“I charge by the hour, but the client doesn’t know it,” reveals Angie Redmond (@angie_theparlor) of Napa, CA. “Balayage can take anywhere from two to four hours the first time and sometimes requires a second visit to perfect the color. I give them the price based on the time required after a consultation.” To offer her clients an idea of what they’ll pay, she lists a range of $185 to $265 for balayage on her price sheet. She also explains that while balayage can be costly, it lasts much longer and requires less upkeep than traditional foils.
Ashley Cox (@thewickedpixie) of Overland Park, KS also charges for her time, and she places balayage in the category of “trend color” including vivids, color melts, baby lights, foilayage, etc.) Her hourly rate for all of the above is $60.
Other stylists combine balayage with other services for a single price. Debbe Selvino (@styledby_debbe) of Salon 8736 in Nottingham, MD packages her balayage and foilayage services with a trim, gloss and bonder. She offers two packages depending upon the time required—either $225 or $285. “Making it a total package gives you the ability to do what’s needed without the client dictating what she wants to pay for,” Debbe believes.
Gabrielle (@hairby_gabbs) in Port St. Lucie, FL includes a toner, haircut and blow-dry in her full balayage price of $225. And Alanna Nicole (@ohsomelty) in Tampa, FL includes bonder, gloss, haircut and blowout in her overall balayage price of $190. However, base color, lowlights, root melt and hairline foils are priced a la carte and added on as needed.
Of course, package items can vary. Tracy Wood (tracy.studio127) of Ontario, Canada begins with a balayage price of $140, which includes toner and bonder. A cut and style are priced separately, which generally brings the ticket to $180. In Austin, TX, Ellie Toia (@xoxo_balayage) charges $220 for balayage/foilayage, which includes toner, bond builder, lowlights, extra bowls and style. A root smudge is an additional $50, and a cut is an additional $70. And in Chicago, (@hairbyjillian) charges $145 for a partial balayage and $193 for a full balayage. Cut and blow dry are not included, and there is also an additional charge of $26 for a glaze or $47 for a root shadow and glaze.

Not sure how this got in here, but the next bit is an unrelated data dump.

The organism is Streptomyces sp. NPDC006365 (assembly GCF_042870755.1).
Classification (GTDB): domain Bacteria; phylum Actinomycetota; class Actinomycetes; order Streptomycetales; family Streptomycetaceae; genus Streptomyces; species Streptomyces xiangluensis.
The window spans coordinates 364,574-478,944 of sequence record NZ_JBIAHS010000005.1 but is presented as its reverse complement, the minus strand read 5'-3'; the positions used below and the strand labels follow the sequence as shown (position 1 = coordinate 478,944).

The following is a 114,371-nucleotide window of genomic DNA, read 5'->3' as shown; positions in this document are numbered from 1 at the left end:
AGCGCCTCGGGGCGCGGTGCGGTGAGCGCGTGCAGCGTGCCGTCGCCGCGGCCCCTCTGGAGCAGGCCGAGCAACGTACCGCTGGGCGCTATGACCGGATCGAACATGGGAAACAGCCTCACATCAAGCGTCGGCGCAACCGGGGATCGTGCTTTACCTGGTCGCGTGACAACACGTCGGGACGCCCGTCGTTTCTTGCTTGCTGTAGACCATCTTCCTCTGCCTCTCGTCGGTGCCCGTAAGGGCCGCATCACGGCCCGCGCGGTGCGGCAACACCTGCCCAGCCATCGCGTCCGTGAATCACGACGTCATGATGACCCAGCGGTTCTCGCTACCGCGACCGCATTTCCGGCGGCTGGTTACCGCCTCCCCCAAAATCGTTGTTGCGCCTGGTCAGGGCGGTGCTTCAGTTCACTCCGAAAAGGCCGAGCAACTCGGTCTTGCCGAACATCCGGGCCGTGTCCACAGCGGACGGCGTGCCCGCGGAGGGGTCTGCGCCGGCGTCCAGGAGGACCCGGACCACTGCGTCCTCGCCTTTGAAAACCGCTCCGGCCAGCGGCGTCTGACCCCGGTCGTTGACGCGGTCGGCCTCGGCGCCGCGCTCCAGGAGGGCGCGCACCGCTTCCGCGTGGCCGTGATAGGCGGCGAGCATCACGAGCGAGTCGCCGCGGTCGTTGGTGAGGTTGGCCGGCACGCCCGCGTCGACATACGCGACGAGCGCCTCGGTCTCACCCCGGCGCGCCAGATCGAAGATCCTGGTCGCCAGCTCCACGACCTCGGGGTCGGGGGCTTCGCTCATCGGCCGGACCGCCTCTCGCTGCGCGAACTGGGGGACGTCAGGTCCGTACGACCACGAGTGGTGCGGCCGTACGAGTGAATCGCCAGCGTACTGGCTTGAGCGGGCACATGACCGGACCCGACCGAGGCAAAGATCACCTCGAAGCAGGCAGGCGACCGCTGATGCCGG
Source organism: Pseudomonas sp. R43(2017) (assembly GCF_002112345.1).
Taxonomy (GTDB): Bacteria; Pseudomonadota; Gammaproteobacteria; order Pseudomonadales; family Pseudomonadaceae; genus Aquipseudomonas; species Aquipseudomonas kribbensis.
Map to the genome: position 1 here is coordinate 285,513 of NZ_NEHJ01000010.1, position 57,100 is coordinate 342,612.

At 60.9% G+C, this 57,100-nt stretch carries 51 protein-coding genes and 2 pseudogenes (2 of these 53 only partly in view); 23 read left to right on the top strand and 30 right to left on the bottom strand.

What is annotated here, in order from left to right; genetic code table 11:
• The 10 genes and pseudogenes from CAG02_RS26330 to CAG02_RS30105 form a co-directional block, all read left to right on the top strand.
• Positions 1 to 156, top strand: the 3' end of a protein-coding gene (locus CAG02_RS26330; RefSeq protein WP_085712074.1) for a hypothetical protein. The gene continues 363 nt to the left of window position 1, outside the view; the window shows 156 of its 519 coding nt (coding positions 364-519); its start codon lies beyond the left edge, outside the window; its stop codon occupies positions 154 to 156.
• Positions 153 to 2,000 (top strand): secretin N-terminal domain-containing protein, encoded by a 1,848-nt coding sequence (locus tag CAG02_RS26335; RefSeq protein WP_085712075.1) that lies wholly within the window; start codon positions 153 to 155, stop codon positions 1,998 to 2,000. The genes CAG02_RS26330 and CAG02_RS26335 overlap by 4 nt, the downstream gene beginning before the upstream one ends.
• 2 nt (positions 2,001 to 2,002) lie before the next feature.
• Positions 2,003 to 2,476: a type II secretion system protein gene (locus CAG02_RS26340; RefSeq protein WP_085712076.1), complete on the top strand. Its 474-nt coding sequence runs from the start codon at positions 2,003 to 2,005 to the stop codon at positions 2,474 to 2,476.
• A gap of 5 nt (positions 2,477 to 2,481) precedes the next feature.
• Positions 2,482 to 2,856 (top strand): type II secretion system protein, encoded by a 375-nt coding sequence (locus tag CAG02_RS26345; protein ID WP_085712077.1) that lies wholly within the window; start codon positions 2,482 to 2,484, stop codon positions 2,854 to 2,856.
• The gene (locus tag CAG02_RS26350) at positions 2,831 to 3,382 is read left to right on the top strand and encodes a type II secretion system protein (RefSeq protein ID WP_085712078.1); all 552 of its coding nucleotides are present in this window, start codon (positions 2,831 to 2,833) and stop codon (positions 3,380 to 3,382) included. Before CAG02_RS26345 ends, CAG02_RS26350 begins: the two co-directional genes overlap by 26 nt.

Keep in mind that your market and location will impact your balayage pricing. It should be consistent with the rest of your services, which means you likely wouldn’t be able to get away with charging $500 for balayage if the rest of your services are under $200, for example. Same goes for your area—if services top out at a certain amount in your town, you probably won’t be able to go too far over that number (although you can probably charge on the high side or a little above if you’re confident in your ability.) On the other hand, be wary of undercharging if you’re in a smaller market. “If you’re in a small town you probably have to pay extra for products,” points out Karinda Woods (@karindadoeshair) of Bellingham, WA. “You can’t think, ‘Oh I barely have to drive to get to work so I can’t charge very much.’ You need to think, “Wow, look how convenient it is for the people of my community to have a great salon right in their neighborhood!’ There’s value in that!”